The ideal situation would be to ignite all of the mixture simultaneously; however, apart from being nigh on impossible, the rules dictate only a single spark plug and injector are allowed. Pre-chamber ignition achieves the next best thing. The spark plug sits in a small chamber which can also include the injector (though not necessarily, in its 919 LM P1 car, Porsche used a passive pre-chamber ignition system with the injector in the main combustion chamber).

The mixture in this chamber is richer than the rest of the cylinder and, at the ideal point in the piston’s stroke is ignited by the plug, shooting high energy jets of flame into the main combustion chamber, creating a quick and stable burn. The idea is not a new one, it has been around in industrial applications for decades, but its use in race engines, running in excess of 11,000 rpm, certainly gets it an innovation gold star.


Blowing in the wind


The front-facing exhaust system on the Renault R31

Moving away from engines one gets to the evergreen subject of aerodynamics. Ever since rule makers started to formulate regulations to peg back aerodynamic performance, engineers have been finding ways to bend them, and the last decade of Formula 1 has been no different. There are a multitude of different tricks and tweaks that have appeared on track, but some stand out as bolder, or more ingenious than others.

Rewinding back to 2010, and early in the year, the FIA decided that double diffusers would be banned as of the end of the season. Teams were understandably keen to claw back as much performance as possible post this rule changes, and one method to do this was by exhaust blowing of the diffuser.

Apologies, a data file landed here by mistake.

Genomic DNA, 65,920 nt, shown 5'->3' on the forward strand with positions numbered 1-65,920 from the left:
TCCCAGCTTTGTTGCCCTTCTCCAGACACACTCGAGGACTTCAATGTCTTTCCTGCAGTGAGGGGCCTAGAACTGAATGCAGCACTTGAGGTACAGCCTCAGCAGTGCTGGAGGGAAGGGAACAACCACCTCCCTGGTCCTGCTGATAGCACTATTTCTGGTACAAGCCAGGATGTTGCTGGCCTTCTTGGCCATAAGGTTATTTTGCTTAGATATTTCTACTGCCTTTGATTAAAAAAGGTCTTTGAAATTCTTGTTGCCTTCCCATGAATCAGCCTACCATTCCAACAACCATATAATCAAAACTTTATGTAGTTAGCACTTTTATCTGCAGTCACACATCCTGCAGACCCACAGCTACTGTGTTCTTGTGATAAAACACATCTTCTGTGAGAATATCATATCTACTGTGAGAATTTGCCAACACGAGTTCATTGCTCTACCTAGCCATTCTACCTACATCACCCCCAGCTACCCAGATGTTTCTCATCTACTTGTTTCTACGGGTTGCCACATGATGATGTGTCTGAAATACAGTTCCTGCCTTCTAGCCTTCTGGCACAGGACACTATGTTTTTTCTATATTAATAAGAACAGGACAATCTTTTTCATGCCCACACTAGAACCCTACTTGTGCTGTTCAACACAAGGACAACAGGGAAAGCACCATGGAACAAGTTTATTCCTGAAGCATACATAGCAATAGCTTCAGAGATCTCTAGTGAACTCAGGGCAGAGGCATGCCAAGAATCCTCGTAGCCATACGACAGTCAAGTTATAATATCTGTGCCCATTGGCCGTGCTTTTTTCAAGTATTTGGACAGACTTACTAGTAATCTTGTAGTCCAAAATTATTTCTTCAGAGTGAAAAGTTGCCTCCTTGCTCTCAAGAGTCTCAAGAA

To be clear, this was not in the form of directly energising the flow through the diffuser using the exhaust gases (this practice was banned in 1994, though some efforts were made to blow the double diffusers). Instead, it saw the use of exhaust flow to seal the sides of the diffuser, allowing for the car to be highly raked front to rear, effectively increasing the size of the diffuser. Adrian Newey, with the Red Bull RB7 of 2011, was one of the pioneers of the approach.

The technique involved directing the exhaust flow towards the sides of the diffuser, where the turbulent air coming from the tyre contact patch, referred to by Newey as tyre squish, robbed performance. If channelled properly, the plume of exhaust gas would block this dirty air and allow a much higher rear ride height to be run.


Detail at the rear of the RB7 was crucial in unlocking its immense performance in 2011

Red Bull’s efforts were successful and, as Newey states in his autobiography, How to build a car, “Once we got it working, the downforce gains were absolutely huge, to the point where with the exhaust blowing hard, we were back up to where we’d been with the double diffuser in low speed corners.”